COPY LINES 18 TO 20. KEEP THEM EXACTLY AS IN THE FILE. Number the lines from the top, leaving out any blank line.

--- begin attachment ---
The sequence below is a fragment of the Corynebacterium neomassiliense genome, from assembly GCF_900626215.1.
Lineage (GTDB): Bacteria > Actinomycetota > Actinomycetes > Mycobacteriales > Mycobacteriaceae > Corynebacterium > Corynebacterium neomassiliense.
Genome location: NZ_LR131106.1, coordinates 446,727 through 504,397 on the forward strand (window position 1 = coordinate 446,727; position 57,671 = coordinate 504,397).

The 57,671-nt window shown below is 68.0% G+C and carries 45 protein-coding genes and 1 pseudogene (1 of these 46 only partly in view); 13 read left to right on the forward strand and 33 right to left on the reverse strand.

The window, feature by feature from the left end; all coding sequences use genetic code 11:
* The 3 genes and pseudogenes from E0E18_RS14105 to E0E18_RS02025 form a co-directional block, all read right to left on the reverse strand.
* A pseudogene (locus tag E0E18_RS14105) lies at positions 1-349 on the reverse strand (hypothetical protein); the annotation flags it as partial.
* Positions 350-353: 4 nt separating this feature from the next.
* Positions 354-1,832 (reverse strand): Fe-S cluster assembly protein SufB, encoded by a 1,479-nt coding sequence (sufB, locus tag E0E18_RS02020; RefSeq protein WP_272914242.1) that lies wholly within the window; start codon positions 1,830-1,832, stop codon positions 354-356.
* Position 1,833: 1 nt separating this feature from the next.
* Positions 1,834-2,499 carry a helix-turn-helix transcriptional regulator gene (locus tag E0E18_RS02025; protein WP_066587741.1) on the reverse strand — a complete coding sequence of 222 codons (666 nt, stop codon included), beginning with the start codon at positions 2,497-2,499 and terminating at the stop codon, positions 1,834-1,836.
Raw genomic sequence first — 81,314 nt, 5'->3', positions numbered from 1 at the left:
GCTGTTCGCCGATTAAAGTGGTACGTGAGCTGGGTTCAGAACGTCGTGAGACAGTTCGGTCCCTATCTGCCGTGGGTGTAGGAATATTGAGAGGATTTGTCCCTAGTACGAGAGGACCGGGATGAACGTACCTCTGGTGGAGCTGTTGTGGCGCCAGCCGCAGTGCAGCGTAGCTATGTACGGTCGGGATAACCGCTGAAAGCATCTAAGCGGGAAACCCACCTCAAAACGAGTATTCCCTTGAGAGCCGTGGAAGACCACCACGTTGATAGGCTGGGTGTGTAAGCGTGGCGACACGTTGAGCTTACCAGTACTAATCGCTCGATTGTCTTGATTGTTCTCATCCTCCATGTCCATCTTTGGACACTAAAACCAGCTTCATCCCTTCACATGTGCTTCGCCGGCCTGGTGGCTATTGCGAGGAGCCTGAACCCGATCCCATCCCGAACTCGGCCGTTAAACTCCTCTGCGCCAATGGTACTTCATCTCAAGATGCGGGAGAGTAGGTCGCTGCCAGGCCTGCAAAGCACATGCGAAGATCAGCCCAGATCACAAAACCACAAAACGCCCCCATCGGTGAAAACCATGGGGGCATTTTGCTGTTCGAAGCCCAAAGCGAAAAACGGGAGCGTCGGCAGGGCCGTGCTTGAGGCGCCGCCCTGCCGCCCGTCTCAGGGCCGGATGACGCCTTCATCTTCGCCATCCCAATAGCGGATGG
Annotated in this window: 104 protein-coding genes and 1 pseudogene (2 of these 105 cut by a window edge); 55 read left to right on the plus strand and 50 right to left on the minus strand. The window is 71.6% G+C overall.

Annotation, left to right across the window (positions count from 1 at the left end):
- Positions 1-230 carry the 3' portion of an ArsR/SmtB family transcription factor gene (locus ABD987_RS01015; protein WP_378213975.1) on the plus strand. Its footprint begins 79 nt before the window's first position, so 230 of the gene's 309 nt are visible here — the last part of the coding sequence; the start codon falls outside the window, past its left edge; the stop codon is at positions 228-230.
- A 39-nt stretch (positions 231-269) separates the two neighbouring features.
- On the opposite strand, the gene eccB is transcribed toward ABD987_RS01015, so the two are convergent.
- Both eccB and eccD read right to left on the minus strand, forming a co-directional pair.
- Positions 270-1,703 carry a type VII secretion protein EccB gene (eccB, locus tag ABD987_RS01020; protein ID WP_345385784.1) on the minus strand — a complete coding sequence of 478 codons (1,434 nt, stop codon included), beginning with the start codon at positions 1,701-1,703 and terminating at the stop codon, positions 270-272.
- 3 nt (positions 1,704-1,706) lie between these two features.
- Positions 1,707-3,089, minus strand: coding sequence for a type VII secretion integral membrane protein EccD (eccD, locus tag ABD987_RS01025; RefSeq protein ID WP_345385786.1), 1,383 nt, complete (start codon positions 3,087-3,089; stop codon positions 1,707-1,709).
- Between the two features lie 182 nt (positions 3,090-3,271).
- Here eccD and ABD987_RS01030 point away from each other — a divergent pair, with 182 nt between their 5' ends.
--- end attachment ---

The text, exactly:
- On the opposite strand, the gene eccB is transcribed toward ABD987_RS01015, so the two are convergent.
- Both eccB and eccD read right to left on the minus strand, forming a co-directional pair.
- Positions 270-1,703 carry a type VII secretion protein EccB gene (eccB, locus tag ABD987_RS01020; protein ID WP_345385784.1) on the minus strand — a complete coding sequence of 478 codons (1,434 nt, stop codon included), beginning with the start codon at positions 1,701-1,703 and terminating at the stop codon, positions 270-272.